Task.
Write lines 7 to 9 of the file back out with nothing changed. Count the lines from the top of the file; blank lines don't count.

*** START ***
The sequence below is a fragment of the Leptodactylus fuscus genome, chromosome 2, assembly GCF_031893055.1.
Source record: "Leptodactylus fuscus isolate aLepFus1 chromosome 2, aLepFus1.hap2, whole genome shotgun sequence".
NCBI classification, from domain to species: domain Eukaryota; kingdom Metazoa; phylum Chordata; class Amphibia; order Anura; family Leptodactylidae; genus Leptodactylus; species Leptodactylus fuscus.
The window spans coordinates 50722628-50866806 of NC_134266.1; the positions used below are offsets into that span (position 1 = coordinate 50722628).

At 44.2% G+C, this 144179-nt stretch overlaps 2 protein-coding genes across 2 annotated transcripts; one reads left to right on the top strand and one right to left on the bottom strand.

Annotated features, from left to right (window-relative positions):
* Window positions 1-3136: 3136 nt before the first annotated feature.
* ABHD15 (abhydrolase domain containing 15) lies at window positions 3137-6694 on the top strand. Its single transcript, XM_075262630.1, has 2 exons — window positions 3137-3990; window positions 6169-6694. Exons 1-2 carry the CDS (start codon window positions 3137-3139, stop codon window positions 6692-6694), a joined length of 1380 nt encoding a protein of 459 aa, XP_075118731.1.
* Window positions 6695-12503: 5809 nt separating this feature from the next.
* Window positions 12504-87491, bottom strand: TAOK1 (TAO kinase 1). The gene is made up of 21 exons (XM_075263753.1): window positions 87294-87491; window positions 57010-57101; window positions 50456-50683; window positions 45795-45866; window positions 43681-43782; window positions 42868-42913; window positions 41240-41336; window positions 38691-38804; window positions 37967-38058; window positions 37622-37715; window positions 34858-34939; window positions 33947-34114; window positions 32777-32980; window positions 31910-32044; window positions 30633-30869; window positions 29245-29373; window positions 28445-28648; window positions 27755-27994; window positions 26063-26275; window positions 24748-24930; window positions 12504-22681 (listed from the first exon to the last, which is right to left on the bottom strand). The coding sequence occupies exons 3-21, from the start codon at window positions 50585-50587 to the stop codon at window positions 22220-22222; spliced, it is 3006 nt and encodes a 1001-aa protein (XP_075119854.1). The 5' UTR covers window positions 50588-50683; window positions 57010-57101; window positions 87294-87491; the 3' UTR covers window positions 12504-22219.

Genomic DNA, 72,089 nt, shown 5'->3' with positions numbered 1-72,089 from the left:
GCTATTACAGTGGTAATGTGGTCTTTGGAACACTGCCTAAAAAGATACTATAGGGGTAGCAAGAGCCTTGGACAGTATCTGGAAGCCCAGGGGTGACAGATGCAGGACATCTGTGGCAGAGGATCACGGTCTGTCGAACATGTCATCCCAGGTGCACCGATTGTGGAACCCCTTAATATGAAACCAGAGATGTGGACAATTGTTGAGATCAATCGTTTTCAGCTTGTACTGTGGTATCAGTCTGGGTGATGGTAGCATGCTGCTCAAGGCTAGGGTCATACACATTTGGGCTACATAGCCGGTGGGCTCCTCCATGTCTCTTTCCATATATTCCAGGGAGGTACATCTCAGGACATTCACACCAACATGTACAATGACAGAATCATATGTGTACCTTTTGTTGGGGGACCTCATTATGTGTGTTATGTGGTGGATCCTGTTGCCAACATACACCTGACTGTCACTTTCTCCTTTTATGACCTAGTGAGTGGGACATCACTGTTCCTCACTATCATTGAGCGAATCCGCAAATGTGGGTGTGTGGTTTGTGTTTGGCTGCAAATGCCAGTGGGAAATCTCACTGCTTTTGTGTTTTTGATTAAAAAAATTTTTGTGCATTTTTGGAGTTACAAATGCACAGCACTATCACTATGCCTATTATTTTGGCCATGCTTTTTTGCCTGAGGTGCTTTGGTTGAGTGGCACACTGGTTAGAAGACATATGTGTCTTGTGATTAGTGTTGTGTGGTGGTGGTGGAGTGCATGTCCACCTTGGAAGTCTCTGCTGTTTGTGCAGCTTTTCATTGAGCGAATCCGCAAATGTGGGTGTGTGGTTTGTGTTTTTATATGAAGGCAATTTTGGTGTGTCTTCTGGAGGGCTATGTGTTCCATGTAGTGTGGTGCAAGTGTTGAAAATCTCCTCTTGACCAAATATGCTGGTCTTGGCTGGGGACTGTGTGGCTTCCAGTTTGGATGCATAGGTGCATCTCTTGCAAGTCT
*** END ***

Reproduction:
* Window positions 1-3136: 3136 nt before the first annotated feature.
* ABHD15 (abhydrolase domain containing 15) lies at window positions 3137-6694 on the top strand. Its single transcript, XM_075262630.1, has 2 exons — window positions 3137-3990; window positions 6169-6694. Exons 1-2 carry the CDS (start codon window positions 3137-3139, stop codon window positions 6692-6694), a joined length of 1380 nt encoding a protein of 459 aa, XP_075118731.1.
* Window positions 6695-12503: 5809 nt separating this feature from the next.